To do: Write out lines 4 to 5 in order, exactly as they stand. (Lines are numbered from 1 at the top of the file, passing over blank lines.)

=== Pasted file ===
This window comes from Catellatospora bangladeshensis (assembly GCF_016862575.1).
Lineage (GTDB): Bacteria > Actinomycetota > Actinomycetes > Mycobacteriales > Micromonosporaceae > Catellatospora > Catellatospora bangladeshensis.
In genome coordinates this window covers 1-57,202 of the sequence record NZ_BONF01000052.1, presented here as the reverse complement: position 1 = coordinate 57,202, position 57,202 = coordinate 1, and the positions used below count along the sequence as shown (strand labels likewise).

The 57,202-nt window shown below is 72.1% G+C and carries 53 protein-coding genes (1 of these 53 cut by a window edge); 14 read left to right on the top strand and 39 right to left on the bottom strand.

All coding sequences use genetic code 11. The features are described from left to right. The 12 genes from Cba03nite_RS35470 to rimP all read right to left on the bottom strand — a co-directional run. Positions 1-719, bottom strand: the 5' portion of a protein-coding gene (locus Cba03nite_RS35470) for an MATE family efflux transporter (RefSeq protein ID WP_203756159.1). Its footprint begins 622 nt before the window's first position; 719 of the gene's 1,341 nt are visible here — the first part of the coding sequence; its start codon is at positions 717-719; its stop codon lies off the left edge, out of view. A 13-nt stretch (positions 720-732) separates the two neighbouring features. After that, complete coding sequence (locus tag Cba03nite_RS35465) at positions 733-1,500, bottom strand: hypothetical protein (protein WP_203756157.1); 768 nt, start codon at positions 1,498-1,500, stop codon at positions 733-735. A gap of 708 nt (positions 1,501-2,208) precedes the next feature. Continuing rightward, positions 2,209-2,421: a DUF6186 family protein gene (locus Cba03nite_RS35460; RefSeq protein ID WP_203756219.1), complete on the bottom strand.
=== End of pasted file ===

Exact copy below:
The 57,202-nt window shown below is 72.1% G+C and carries 53 protein-coding genes (1 of these 53 cut by a window edge); 14 read left to right on the top strand and 39 right to left on the bottom strand.

All coding sequences use genetic code 11. The features are described from left to right. The 12 genes from Cba03nite_RS35470 to rimP all read right to left on the bottom strand — a co-directional run. Positions 1-719, bottom strand: the 5' portion of a protein-coding gene (locus Cba03nite_RS35470) for an MATE family efflux transporter (RefSeq protein ID WP_203756159.1). Its footprint begins 622 nt before the window's first position; 719 of the gene's 1,341 nt are visible here — the first part of the coding sequence; its start codon is at positions 717-719; its stop codon lies off the left edge, out of view. A 13-nt stretch (positions 720-732) separates the two neighbouring features. After that, complete coding sequence (locus tag Cba03nite_RS35465) at positions 733-1,500, bottom strand: hypothetical protein (protein WP_203756157.1); 768 nt, start codon at positions 1,498-1,500, stop codon at positions 733-735. A gap of 708 nt (positions 1,501-2,208) precedes the next feature. Continuing rightward, positions 2,209-2,421: a DUF6186 family protein gene (locus Cba03nite_RS35460; RefSeq protein ID WP_203756219.1), complete on the bottom strand.